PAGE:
European Parliament bribery scandal puts spotlight on dark underbelly of EU institutions

Handful MEPs cause long-term, widespread damage

Politics

December 17, 2022

/ By / Brussels

European Parliament bribery scandal puts spotlight on dark underbelly of EU institutions

The European Parliament is at the centre of a spreading corruption scandal

Alleged bribery scandal that has rocked the institutions of the European Union, notably the European Parliament, is likely to cause widespread and long-term damage to all the institutions and sheds light on need for urgent reforms to bring in real accountability and transparency in the EU.

5/5 - (1 vote)

The European Parliament is considered a cornerstone of European democracy and is meant to play the role of the sole pan-EU, democratically-elected body to represent the people of the EU and keep a check on the bureaucrats and their opaque ways of working that is often considered as extremely meddlesome and even bizarre in terms of the number of rules that now apply to everyday life of a common person in the EU.

With its 705 Members of European Parliament (MEPs), who are elected directly from the various countries that form the Union, the EP is a very powerful part of the triumvirate that governs 450 milllion people in 27 nations of the Union.

The Parliament acts as a co-legislator, sharing with the European Council the power to adopt and amend legislative proposals and to decide on the EU budget. It also supervises the work of the European Commission and other EU bodies and cooperates with national parliaments of EU countries to get their inputs.

However, this potent institution is currently facing an existential crisis as it grapples with the damaging bribery scandal that broke out earlier this week. The abuse and misuse of power by some law makers has rattled EU institutions. The European Parliament is at the centre of a spreading corruption scandal after Belgian police seized huge amount of money in cash and detained an MEP as part of an international investigation into claims that FIFA Football World Cup host Qatar sought to buy influence. Qatar and the MEPs have denied the charges.

This will go down in history of European Parliament as one of the most shocking, damaging, and unfortunate, and also one the largest scandals in European politics. The scandal also speaks of the dark sides of corrupt operation in the European Parliament.

One of the Vice Presidents of the European Parliament Eva Kylie was detained on charges of involvement in corrupt deals for the 2022 World Cup in Qatar. This is not the first case of bribery and corruption scandal involving Kylie, who has been elected to the European Parliament from Greece and has also worked closely with some lobbying groups active in Europe.

The European Parliament has been the mouth of the EU members states. It has demonstrated solidarity in responding to Russia’s 2022 war against Ukraine, although the conflict has contributed to rising energy prices and inflation in the EU. The war also has galvanised debate in the EP on several long-standing EU initiatives, including in the areas of security and defence, energy and climate policies, and EU enlargement.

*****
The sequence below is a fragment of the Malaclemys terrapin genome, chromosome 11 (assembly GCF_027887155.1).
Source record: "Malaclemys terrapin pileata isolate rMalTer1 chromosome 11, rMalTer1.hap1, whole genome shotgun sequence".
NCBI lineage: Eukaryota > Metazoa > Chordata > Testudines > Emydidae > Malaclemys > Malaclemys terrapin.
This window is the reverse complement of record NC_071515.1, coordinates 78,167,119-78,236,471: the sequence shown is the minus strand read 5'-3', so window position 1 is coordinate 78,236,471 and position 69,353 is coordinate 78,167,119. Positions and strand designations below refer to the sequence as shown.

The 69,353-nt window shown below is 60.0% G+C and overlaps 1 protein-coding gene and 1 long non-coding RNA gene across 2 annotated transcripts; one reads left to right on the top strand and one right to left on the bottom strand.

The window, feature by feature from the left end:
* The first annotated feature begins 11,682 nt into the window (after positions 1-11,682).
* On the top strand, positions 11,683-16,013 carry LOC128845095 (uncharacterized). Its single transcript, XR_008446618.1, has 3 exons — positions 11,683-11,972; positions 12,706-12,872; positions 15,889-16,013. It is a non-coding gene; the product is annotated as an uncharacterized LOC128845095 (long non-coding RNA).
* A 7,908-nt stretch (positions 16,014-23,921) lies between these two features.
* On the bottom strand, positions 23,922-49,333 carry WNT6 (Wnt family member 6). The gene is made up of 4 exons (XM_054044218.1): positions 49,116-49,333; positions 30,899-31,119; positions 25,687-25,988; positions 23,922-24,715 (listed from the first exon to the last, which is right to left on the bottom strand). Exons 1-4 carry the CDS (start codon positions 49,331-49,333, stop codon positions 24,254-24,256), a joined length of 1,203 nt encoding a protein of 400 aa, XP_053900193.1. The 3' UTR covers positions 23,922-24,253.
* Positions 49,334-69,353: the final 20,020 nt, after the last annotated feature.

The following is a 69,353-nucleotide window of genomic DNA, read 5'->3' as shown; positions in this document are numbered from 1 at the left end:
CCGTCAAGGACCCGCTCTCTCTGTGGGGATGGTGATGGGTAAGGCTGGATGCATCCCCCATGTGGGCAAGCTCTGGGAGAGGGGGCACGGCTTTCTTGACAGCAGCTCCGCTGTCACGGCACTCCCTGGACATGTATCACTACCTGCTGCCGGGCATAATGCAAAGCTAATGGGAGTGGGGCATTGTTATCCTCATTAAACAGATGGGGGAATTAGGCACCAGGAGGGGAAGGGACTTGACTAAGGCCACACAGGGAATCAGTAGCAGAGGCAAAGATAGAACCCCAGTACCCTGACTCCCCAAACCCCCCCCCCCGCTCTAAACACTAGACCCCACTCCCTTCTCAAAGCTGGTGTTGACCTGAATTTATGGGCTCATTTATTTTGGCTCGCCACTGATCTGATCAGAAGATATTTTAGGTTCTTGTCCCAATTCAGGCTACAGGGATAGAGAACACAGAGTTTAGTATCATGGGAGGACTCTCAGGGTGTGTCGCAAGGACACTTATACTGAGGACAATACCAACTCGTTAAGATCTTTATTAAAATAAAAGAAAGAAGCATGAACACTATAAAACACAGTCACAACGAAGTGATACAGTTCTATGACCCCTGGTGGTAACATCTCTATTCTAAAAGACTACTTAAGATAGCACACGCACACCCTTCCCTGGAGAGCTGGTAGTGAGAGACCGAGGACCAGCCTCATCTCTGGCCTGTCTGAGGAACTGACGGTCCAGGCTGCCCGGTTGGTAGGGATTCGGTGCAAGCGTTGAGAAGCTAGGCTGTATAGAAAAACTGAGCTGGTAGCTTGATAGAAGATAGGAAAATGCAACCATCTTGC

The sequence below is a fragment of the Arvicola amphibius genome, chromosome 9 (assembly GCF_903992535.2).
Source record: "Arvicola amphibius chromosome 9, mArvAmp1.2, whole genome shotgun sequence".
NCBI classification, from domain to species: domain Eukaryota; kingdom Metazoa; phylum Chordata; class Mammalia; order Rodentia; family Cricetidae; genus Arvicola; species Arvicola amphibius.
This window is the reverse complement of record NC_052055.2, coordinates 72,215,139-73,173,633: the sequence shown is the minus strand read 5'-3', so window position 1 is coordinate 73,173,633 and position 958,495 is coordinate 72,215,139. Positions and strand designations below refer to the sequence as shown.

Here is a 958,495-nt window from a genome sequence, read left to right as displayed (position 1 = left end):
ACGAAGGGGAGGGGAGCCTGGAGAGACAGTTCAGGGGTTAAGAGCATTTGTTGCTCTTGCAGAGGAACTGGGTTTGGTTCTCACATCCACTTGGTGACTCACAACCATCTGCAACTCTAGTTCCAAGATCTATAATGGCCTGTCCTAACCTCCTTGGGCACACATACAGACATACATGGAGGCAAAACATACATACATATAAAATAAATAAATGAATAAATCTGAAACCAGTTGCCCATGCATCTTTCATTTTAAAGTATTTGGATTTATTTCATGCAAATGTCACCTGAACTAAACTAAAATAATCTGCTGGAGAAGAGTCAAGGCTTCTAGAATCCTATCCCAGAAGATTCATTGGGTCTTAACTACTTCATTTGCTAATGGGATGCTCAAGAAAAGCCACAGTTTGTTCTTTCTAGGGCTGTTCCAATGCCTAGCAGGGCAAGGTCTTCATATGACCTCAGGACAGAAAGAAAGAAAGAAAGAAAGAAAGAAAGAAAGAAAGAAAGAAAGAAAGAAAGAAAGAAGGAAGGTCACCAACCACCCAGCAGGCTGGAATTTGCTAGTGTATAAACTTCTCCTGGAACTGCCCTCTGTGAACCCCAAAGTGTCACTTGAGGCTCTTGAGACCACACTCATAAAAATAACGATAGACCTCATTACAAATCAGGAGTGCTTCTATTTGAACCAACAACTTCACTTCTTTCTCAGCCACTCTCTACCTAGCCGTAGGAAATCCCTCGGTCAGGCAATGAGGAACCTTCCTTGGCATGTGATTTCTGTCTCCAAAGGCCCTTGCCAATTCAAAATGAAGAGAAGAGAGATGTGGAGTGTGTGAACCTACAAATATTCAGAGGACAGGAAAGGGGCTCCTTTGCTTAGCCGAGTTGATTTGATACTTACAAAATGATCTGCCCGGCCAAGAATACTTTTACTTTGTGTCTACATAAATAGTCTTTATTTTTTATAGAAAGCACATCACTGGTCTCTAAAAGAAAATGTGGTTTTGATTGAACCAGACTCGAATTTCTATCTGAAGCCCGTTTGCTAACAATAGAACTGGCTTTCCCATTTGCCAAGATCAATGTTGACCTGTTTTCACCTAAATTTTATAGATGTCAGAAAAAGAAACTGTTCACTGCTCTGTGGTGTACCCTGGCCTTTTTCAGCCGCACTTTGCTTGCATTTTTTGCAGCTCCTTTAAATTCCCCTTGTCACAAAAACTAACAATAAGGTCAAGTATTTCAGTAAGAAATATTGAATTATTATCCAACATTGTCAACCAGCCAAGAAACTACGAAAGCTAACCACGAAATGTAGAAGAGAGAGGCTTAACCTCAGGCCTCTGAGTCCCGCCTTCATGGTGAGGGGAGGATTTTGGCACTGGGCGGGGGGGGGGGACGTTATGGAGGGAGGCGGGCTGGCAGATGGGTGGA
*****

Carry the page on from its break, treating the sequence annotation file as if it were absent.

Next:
However, of last few days in the heart of EU institutions involving some Members of European Parliament in a bribery scandal has rattled European Union and those who believe in European democracy. They have also, unfortunately, strengthened the hand of many detractors of the idea of EU, both within the Union and outside, who have long alleged that EU is an opaque institution with little accountability that controls the lives of the over 400 million people who call EU home.

Multiple crises hit EU institutions

The European Union is not undergoing one crisis, but is instead suffering several simultaneous, interrelated, and intertwined crises—crises, which are global, not exclusively European. Put differently, the subprime crisis turned the economic, financial, fiscal, macroeconomic, and political structure weaknesses of the Western socio-economic order into at least five major crises. What is at stake is not only the integrity of the Institution but the credibility of EU institutions, their relevance and their values.

Incidents of corruption in high places like the current scandal in the European Parliament severely corrode the remaining public trust in EU institutions. They also hobble effective governance and provide undemocratic governments and enemies of the EU means to undermine European democracies. Corruption is the cancer at the heart of so many of problems we are facing in the EU today.

Therefore, the time is nigh to modernise mechanism and improve the ability of key agencies of the European Parliament to prevent and combat corruption, including, by proposing relevant legislation to the European Parliament Constitution. It is also time to hold accountable those corrupt individual lawmakers and their facilitators and associates, through increased vigilance.

Lobbying in Brussels has changed dramatically in recent years. There are an estimated 25,000 lobbyists working in Brussels; most of whom are representing the interests of corporations and their lobby groups. Europe’s politics are getting murkier and often shady with methods of corporate lobbying used to influence decision making in the European Union.

Some Members of the European Parliament have been actively involved in placing their staff and those of their colleagues in key positions within the lobbying community. Far too often, these lawmakers leave office and immediately travel through the infamous revolving door to represent industries that have business before the European Commission and European Parliament. Corporations, lobbying firms, and interest groups hire departing members of House and top staffers at a rapid clip.